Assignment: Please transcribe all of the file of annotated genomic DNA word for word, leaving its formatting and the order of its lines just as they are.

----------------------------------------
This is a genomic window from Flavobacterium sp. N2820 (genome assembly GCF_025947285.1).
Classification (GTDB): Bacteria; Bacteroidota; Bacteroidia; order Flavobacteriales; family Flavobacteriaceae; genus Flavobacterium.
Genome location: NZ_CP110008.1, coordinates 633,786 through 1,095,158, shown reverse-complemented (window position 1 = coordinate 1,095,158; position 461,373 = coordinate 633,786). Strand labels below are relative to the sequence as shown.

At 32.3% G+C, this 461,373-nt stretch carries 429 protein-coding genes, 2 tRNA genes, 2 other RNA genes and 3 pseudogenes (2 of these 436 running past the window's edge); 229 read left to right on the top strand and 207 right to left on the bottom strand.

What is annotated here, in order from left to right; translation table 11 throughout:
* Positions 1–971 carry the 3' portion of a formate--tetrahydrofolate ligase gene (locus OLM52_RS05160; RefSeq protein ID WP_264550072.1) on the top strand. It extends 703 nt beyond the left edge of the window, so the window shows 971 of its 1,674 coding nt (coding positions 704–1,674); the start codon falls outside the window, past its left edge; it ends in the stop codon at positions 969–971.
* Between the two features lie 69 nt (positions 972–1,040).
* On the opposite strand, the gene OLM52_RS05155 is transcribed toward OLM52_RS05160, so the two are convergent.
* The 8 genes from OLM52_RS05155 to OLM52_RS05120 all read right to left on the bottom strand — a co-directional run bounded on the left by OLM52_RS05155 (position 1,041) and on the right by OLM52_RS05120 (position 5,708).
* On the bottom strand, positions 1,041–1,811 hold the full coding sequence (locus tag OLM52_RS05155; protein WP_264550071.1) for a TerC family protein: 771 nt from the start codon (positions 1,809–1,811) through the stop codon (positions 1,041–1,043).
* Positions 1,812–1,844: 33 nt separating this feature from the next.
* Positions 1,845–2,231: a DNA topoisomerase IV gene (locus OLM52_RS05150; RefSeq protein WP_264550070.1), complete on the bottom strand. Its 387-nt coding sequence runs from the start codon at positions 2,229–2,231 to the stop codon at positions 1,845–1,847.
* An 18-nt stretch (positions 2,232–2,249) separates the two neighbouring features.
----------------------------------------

This is a genomic window from Flavobacterium sp. N2820 (genome assembly GCF_025947285.1).
Classification (GTDB): Bacteria; Bacteroidota; Bacteroidia; order Flavobacteriales; family Flavobacteriaceae; genus Flavobacterium.
Genome location: NZ_CP110008.1, coordinates 633,786 through 1,095,158, shown reverse-complemented (window position 1 = coordinate 1,095,158; position 461,373 = coordinate 633,786). Strand labels below are relative to the sequence as shown.

At 32.3% G+C, this 461,373-nt stretch carries 429 protein-coding genes, 2 tRNA genes, 2 other RNA genes and 3 pseudogenes (2 of these 436 running past the window's edge); 229 read left to right on the top strand and 207 right to left on the bottom strand.

What is annotated here, in order from left to right; translation table 11 throughout:
* Positions 1–971 carry the 3' portion of a formate--tetrahydrofolate ligase gene (locus OLM52_RS05160; RefSeq protein ID WP_264550072.1) on the top strand. It extends 703 nt beyond the left edge of the window, so the window shows 971 of its 1,674 coding nt (coding positions 704–1,674); the start codon falls outside the window, past its left edge; it ends in the stop codon at positions 969–971.
* Between the two features lie 69 nt (positions 972–1,040).
* On the opposite strand, the gene OLM52_RS05155 is transcribed toward OLM52_RS05160, so the two are convergent.
* The 8 genes from OLM52_RS05155 to OLM52_RS05120 all read right to left on the bottom strand — a co-directional run bounded on the left by OLM52_RS05155 (position 1,041) and on the right by OLM52_RS05120 (position 5,708).
* On the bottom strand, positions 1,041–1,811 hold the full coding sequence (locus tag OLM52_RS05155; protein WP_264550071.1) for a TerC family protein: 771 nt from the start codon (positions 1,809–1,811) through the stop codon (positions 1,041–1,043).
* Positions 1,812–1,844: 33 nt separating this feature from the next.
* Positions 1,845–2,231: a DNA topoisomerase IV gene (locus OLM52_RS05150; RefSeq protein WP_264550070.1), complete on the bottom strand. Its 387-nt coding sequence runs from the start codon at positions 2,229–2,231 to the stop codon at positions 1,845–1,847.
* An 18-nt stretch (positions 2,232–2,249) separates the two neighbouring features.